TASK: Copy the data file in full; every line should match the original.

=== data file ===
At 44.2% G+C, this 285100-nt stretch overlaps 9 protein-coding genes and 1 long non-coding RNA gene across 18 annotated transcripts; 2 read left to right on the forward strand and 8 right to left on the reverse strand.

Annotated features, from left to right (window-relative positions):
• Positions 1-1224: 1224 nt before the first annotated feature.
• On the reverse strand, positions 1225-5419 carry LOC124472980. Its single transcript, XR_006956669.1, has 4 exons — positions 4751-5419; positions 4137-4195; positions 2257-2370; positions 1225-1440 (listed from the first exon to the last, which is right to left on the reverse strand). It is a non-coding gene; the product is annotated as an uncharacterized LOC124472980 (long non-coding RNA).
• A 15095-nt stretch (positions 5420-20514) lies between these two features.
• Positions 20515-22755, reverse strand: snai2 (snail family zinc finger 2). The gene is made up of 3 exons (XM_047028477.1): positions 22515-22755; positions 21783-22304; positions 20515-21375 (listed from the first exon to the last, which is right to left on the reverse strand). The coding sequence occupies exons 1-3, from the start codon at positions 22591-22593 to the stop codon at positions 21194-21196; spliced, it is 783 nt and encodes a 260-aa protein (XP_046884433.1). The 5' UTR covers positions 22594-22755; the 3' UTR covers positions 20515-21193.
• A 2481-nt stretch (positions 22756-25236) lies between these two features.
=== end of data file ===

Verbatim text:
At 44.2% G+C, this 285100-nt stretch overlaps 9 protein-coding genes and 1 long non-coding RNA gene across 18 annotated transcripts; 2 read left to right on the forward strand and 8 right to left on the reverse strand.

Annotated features, from left to right (window-relative positions):
• Positions 1-1224: 1224 nt before the first annotated feature.
• On the reverse strand, positions 1225-5419 carry LOC124472980. Its single transcript, XR_006956669.1, has 4 exons — positions 4751-5419; positions 4137-4195; positions 2257-2370; positions 1225-1440 (listed from the first exon to the last, which is right to left on the reverse strand). It is a non-coding gene; the product is annotated as an uncharacterized LOC124472980 (long non-coding RNA).
• A 15095-nt stretch (positions 5420-20514) lies between these two features.
• Positions 20515-22755, reverse strand: snai2 (snail family zinc finger 2). The gene is made up of 3 exons (XM_047028477.1): positions 22515-22755; positions 21783-22304; positions 20515-21375 (listed from the first exon to the last, which is right to left on the reverse strand). The coding sequence occupies exons 1-3, from the start codon at positions 22591-22593 to the stop codon at positions 21194-21196; spliced, it is 783 nt and encodes a 260-aa protein (XP_046884433.1). The 5' UTR covers positions 22594-22755; the 3' UTR covers positions 20515-21193.
• A 2481-nt stretch (positions 22756-25236) lies between these two features.